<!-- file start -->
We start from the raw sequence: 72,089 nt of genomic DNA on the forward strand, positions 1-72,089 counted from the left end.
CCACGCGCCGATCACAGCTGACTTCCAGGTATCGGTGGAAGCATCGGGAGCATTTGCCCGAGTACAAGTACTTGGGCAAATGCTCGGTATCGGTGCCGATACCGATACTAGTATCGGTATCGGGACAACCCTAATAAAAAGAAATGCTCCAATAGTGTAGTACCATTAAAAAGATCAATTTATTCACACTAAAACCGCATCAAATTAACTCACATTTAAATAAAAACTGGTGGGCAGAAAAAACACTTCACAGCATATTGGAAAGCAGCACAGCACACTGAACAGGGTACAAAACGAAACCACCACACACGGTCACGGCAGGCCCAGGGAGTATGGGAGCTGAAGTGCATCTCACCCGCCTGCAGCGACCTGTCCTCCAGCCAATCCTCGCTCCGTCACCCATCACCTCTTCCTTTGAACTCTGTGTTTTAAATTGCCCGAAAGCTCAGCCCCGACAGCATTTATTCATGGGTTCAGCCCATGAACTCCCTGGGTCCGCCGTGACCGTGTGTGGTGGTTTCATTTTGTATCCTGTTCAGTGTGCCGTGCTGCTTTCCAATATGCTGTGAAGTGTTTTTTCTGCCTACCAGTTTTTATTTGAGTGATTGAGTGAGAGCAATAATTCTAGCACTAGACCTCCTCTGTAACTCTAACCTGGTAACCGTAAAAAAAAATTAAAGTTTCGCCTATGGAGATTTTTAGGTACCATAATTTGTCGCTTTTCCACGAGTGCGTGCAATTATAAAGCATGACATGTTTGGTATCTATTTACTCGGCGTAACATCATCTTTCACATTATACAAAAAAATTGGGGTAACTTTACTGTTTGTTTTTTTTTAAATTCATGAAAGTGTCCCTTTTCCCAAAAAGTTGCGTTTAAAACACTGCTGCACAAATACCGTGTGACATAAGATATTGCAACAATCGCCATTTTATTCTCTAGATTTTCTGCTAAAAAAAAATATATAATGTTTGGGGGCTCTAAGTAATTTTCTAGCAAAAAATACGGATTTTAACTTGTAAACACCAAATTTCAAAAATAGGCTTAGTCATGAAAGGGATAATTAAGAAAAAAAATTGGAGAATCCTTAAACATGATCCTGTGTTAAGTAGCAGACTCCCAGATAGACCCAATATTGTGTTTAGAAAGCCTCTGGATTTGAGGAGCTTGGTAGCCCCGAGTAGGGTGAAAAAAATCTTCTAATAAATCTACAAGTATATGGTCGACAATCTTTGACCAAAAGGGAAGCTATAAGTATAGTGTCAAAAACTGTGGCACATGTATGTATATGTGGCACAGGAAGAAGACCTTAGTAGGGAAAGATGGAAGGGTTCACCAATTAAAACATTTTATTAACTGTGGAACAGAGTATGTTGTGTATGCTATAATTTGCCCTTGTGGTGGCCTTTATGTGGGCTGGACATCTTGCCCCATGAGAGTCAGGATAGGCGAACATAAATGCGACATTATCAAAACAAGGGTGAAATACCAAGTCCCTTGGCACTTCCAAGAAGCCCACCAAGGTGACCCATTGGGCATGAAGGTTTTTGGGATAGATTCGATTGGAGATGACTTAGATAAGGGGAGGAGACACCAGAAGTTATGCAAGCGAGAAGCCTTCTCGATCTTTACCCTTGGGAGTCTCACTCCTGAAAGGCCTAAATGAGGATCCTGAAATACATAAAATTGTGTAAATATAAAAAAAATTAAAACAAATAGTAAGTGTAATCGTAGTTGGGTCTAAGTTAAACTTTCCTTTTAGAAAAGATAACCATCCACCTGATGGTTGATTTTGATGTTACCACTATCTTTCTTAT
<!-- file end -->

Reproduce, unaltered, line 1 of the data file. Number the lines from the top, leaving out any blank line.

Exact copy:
We start from the raw sequence: 72,089 nt of genomic DNA on the forward strand, positions 1-72,089 counted from the left end.